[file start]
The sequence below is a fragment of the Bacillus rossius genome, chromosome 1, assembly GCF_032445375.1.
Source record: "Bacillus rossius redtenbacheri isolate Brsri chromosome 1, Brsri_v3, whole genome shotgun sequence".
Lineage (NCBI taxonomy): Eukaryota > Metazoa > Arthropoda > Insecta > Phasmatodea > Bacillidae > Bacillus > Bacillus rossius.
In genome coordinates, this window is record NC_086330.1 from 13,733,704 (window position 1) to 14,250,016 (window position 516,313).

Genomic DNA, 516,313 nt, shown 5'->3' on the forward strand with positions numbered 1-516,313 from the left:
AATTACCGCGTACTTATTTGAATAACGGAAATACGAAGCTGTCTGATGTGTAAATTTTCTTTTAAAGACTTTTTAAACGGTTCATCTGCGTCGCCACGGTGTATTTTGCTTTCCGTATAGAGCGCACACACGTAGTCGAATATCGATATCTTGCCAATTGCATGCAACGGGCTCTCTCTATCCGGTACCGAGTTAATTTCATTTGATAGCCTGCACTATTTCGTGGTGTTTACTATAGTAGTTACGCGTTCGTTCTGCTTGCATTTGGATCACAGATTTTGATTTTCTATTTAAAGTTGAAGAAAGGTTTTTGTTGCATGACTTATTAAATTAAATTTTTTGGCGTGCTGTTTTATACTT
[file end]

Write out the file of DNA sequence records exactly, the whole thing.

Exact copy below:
The sequence below is a fragment of the Bacillus rossius genome, chromosome 1, assembly GCF_032445375.1.
Source record: "Bacillus rossius redtenbacheri isolate Brsri chromosome 1, Brsri_v3, whole genome shotgun sequence".
Lineage (NCBI taxonomy): Eukaryota > Metazoa > Arthropoda > Insecta > Phasmatodea > Bacillidae > Bacillus > Bacillus rossius.
In genome coordinates, this window is record NC_086330.1 from 13,733,704 (window position 1) to 14,250,016 (window position 516,313).

Genomic DNA, 516,313 nt, shown 5'->3' on the forward strand with positions numbered 1-516,313 from the left:
AATTACCGCGTACTTATTTGAATAACGGAAATACGAAGCTGTCTGATGTGTAAATTTTCTTTTAAAGACTTTTTAAACGGTTCATCTGCGTCGCCACGGTGTATTTTGCTTTCCGTATAGAGCGCACACACGTAGTCGAATATCGATATCTTGCCAATTGCATGCAACGGGCTCTCTCTATCCGGTACCGAGTTAATTTCATTTGATAGCCTGCACTATTTCGTGGTGTTTACTATAGTAGTTACGCGTTCGTTCTGCTTGCATTTGGATCACAGATTTTGATTTTCTATTTAAAGTTGAAGAAAGGTTTTTGTTGCATGACTTATTAAATTAAATTTTTTGGCGTGCTGTTTTATACTT